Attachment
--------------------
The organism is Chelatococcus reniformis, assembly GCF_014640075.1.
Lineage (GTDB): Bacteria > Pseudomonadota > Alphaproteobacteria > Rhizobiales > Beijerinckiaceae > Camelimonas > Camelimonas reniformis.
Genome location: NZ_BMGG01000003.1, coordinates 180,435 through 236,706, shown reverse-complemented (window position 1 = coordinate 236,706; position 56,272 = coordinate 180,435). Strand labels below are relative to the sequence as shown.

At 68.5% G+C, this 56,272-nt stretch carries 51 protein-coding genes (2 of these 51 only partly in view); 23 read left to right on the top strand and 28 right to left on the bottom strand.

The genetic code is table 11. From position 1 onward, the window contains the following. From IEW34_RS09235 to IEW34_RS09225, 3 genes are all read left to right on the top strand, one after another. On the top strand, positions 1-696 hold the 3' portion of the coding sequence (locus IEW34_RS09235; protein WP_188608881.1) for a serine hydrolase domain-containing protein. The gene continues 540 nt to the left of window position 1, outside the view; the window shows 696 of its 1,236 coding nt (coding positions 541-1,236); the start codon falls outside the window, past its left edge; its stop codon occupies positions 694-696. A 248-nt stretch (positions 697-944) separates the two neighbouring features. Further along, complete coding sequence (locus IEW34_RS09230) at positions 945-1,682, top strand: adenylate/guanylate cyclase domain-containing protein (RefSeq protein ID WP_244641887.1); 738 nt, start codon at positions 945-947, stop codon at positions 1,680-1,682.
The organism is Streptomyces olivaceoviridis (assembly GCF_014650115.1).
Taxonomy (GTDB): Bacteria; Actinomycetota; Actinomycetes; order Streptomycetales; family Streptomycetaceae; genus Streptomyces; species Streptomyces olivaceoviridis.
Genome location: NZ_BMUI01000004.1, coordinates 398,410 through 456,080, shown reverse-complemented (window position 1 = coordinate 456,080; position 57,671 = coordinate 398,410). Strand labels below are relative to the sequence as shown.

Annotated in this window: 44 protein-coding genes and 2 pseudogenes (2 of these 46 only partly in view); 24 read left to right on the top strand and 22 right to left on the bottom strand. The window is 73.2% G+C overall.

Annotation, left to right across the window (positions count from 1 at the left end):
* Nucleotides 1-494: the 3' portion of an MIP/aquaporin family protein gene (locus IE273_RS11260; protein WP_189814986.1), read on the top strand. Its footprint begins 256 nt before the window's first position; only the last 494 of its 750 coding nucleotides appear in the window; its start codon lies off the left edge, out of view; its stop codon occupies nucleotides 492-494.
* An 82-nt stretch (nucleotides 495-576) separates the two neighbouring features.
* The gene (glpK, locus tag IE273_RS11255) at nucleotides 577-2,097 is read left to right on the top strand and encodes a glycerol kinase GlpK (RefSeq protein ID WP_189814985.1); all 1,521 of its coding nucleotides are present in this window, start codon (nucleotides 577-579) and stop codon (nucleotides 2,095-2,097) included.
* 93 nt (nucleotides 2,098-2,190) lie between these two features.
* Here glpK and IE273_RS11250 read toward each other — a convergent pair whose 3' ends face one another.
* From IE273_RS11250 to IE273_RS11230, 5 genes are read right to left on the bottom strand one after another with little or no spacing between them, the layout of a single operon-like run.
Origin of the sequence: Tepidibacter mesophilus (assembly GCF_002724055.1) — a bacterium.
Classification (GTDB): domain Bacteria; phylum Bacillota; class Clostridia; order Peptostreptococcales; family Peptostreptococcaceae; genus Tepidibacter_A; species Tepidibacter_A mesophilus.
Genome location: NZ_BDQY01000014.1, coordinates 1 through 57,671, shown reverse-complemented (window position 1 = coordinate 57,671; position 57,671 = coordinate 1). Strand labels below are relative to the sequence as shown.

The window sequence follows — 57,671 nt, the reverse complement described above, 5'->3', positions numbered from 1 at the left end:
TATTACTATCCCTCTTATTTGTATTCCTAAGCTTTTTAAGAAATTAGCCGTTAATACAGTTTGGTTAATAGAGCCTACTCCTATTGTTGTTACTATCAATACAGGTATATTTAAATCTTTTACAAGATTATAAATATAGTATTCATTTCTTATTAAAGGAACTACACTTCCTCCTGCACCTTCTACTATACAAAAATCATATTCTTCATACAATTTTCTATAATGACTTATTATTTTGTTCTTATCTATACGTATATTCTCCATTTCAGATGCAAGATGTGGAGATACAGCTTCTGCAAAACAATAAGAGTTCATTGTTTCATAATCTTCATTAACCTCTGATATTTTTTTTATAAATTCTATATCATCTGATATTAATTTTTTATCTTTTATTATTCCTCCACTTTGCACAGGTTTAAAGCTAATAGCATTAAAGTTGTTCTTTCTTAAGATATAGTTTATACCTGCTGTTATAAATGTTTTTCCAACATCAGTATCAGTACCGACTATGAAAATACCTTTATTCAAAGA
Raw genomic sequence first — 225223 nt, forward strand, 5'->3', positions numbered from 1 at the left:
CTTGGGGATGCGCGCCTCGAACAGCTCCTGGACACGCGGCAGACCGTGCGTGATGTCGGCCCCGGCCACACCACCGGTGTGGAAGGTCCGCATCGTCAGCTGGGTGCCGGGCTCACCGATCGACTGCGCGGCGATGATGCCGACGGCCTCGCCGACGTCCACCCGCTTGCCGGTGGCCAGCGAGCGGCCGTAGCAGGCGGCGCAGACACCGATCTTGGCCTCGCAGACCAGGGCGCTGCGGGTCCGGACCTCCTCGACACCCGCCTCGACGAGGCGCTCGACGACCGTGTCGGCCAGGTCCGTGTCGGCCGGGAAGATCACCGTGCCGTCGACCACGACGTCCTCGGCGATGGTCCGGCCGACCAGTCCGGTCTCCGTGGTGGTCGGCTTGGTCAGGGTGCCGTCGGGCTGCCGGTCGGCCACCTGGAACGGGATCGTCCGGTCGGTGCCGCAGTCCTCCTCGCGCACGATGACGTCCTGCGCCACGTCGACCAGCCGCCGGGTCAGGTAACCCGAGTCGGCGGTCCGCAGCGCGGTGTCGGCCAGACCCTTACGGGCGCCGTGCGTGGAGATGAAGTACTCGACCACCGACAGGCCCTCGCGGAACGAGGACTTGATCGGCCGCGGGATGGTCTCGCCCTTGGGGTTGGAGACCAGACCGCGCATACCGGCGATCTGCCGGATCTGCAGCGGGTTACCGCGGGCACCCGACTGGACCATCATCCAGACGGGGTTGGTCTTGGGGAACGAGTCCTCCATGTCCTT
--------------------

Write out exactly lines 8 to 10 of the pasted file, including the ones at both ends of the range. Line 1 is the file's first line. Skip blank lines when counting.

Genome location: NZ_BMUI01000004.1, coordinates 398,410 through 456,080, shown reverse-complemented (window position 1 = coordinate 456,080; position 57,671 = coordinate 398,410). Strand labels below are relative to the sequence as shown.

Annotated in this window: 44 protein-coding genes and 2 pseudogenes (2 of these 46 only partly in view); 24 read left to right on the top strand and 22 right to left on the bottom strand. The window is 73.2% G+C overall.

Annotation, left to right across the window (positions count from 1 at the left end):